This article contends that the concept of political constitutionalism in New Zealand is not merely of explanatory value. Rather if it is approached with a historically nuanced sense, then its normative value becomes clearer, with “normative” here meaning a focus on expanding and diversifying areas of contestability and dissent in and through politics as opposed to relying on case-by-case legalism. With reference to the complex histories of Crown-indigenous relations and the development of colonial New Zealand’s constitutional setting in 1852, this article argues that the real, historicised “lives” of the constitution yield normative understandings of our own political constitution in contemporary times. The risk is that, barring a sensitively historical approach, the particular values of political constitutionalism will lie neglected and forgotten. It is analytically inadequate to simply dub these aspects of constitutionalism as “pragmatic” given richer veins of intellectual and political thought were tapped into, deployed, and contested. And these supply a more granular, nuanced picture of historical, political constitutionalism in and as a process.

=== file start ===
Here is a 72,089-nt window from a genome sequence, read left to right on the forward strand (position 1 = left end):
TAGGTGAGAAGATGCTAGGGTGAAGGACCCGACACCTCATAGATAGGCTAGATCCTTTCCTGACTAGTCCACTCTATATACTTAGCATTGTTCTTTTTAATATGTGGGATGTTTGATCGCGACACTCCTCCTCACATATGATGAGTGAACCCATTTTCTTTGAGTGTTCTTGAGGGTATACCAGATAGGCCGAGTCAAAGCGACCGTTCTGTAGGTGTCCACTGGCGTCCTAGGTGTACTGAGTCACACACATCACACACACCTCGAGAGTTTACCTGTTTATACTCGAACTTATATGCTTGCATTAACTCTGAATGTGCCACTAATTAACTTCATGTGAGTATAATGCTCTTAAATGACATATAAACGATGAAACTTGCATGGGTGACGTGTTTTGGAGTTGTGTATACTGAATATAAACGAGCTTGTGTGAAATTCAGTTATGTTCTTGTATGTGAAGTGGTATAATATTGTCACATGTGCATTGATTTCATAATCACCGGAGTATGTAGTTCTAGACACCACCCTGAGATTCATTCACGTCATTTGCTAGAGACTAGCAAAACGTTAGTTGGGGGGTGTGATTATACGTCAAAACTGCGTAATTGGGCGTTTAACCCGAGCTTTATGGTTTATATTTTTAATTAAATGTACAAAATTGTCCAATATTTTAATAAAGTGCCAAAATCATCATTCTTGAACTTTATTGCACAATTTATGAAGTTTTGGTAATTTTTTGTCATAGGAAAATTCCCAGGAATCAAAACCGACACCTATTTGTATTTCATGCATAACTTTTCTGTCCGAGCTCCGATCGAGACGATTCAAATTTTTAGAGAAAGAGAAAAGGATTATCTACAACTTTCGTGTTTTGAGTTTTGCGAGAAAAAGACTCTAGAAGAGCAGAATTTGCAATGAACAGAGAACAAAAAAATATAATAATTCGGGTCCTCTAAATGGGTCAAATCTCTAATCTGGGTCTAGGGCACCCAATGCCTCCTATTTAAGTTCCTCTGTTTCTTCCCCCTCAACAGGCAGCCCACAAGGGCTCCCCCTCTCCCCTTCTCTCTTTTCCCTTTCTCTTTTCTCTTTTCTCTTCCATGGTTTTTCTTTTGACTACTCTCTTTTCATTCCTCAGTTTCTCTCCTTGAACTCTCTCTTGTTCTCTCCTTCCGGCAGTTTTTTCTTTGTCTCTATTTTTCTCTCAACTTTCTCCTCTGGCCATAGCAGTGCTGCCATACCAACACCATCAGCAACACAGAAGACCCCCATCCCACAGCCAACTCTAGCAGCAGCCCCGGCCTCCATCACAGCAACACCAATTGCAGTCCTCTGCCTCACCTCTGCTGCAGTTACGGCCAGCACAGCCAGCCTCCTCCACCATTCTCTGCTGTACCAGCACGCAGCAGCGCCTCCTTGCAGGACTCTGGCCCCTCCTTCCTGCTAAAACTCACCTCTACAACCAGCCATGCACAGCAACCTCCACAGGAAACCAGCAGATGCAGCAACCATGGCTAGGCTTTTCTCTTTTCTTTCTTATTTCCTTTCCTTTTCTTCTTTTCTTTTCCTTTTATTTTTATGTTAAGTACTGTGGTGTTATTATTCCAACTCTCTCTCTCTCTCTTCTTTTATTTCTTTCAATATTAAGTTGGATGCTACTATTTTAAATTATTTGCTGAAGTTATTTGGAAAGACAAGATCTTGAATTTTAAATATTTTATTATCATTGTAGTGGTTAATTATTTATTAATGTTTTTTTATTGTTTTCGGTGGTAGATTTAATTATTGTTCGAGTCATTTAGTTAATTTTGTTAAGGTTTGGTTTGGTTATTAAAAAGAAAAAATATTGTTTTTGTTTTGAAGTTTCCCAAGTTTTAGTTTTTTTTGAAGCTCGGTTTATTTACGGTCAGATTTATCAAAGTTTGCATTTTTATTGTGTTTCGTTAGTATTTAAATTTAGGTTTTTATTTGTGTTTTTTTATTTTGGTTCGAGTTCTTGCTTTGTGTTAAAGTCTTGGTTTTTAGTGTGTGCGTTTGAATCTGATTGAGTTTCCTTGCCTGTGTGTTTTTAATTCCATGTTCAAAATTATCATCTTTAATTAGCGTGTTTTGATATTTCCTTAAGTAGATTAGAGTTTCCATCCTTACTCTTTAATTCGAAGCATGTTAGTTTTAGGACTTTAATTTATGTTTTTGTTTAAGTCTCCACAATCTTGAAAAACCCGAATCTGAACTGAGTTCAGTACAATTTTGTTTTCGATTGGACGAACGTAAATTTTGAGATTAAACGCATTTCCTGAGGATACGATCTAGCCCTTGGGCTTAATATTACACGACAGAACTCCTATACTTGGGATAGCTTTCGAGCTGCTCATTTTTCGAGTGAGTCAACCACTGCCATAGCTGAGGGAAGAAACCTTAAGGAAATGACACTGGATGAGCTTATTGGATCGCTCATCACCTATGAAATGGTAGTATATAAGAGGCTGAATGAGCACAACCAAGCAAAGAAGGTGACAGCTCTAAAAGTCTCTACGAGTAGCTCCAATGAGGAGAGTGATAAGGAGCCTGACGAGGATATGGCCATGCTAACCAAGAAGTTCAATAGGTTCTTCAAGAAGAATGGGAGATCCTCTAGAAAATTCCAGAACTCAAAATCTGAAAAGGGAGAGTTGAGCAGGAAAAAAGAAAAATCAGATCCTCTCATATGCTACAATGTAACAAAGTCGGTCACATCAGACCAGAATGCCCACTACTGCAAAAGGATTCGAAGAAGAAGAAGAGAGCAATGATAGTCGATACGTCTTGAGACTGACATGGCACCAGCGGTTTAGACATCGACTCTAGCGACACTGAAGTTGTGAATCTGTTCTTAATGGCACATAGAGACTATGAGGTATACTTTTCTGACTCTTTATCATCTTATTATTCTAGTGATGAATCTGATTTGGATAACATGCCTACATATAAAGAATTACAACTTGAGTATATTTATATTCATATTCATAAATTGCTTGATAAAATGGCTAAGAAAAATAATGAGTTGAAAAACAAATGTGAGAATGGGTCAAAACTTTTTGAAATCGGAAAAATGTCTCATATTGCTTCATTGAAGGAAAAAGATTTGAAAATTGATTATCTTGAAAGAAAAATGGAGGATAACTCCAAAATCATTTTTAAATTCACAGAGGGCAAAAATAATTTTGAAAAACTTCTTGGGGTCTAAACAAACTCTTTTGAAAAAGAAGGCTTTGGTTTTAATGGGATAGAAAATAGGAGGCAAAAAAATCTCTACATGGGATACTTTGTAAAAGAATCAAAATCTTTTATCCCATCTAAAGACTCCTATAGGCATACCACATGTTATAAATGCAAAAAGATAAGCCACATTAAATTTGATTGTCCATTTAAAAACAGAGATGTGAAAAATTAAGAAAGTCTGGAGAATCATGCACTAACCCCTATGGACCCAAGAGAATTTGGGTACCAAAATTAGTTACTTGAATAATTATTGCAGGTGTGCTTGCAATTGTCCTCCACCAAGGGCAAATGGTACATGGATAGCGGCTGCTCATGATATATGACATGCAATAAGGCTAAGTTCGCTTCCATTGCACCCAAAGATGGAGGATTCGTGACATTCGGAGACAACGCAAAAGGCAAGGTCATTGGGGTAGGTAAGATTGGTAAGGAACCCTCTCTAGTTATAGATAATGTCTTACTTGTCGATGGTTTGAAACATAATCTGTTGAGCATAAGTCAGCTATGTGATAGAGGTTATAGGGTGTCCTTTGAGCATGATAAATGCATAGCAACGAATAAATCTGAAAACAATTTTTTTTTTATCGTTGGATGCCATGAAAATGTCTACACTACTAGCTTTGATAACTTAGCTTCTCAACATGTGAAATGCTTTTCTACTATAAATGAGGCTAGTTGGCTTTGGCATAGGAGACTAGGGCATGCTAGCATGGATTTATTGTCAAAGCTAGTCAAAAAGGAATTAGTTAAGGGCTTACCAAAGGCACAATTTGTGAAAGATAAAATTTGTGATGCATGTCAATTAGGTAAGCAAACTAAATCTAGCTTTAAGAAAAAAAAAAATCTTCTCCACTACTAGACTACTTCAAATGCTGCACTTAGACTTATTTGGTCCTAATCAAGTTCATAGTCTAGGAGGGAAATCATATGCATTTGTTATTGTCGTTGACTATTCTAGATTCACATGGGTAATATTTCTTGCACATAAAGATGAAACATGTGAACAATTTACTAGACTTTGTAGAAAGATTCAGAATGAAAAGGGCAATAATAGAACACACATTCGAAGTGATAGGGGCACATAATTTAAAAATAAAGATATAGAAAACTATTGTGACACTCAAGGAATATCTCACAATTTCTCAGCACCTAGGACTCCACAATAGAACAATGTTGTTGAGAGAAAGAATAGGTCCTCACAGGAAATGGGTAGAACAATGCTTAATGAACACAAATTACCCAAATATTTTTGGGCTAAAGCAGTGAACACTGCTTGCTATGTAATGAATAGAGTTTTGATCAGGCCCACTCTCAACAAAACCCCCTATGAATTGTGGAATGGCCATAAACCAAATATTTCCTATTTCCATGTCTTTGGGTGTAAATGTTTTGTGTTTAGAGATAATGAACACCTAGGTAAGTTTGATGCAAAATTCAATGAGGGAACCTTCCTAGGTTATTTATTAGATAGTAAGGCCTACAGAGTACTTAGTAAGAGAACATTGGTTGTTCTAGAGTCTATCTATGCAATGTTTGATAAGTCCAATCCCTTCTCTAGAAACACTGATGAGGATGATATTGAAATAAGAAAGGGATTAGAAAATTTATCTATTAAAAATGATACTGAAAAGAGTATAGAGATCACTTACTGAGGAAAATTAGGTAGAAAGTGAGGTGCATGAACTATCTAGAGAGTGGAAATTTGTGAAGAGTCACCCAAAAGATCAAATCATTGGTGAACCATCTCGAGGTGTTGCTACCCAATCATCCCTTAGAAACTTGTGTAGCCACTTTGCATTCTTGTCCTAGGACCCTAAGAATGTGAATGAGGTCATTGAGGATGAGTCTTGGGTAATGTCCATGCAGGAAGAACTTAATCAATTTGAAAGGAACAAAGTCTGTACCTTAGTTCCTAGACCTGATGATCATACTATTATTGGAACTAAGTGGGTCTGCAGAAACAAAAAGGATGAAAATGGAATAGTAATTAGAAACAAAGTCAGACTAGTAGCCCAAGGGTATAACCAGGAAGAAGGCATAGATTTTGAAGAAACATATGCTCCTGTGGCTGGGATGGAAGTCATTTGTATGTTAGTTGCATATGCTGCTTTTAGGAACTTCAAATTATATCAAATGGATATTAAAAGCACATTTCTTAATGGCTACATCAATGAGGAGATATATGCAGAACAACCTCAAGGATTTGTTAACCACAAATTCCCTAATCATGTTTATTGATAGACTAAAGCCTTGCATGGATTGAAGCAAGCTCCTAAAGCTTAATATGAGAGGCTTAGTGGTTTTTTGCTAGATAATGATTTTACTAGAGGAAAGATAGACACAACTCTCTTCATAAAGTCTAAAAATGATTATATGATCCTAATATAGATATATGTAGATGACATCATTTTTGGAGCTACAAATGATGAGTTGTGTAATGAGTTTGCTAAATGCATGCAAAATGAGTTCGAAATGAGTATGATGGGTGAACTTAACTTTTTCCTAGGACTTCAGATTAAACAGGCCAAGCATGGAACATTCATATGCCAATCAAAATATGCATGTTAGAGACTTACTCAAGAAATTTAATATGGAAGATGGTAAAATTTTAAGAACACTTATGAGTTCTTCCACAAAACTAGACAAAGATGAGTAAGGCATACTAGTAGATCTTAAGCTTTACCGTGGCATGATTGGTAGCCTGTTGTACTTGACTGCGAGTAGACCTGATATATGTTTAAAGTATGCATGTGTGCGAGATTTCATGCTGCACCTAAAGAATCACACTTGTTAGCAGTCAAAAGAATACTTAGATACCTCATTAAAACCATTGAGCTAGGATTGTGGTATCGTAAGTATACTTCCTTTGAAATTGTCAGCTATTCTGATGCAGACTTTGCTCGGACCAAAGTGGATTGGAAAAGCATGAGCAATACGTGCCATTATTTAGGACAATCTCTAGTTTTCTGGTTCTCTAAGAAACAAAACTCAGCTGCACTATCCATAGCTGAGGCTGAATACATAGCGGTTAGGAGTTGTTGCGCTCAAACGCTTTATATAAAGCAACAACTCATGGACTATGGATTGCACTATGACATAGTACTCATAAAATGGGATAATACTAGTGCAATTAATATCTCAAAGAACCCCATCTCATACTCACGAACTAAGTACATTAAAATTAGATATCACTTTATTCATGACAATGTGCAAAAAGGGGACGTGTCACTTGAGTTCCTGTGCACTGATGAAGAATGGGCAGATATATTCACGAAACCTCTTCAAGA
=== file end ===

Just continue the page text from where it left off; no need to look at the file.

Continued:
Friday, February 5, 2016
Hickford on New Zealand's Political Constitutionalism
Mark Hickford, Pro Vice-Chancellor and Dean of Law at Victoria University of Wellington, has posted The Historical, Political Constitution -- Some Reflections on Political Constitutionalism in New Zealand's History and its Possible Normative Value, which appeared in the New Zealand Law Review 2013: 585-623: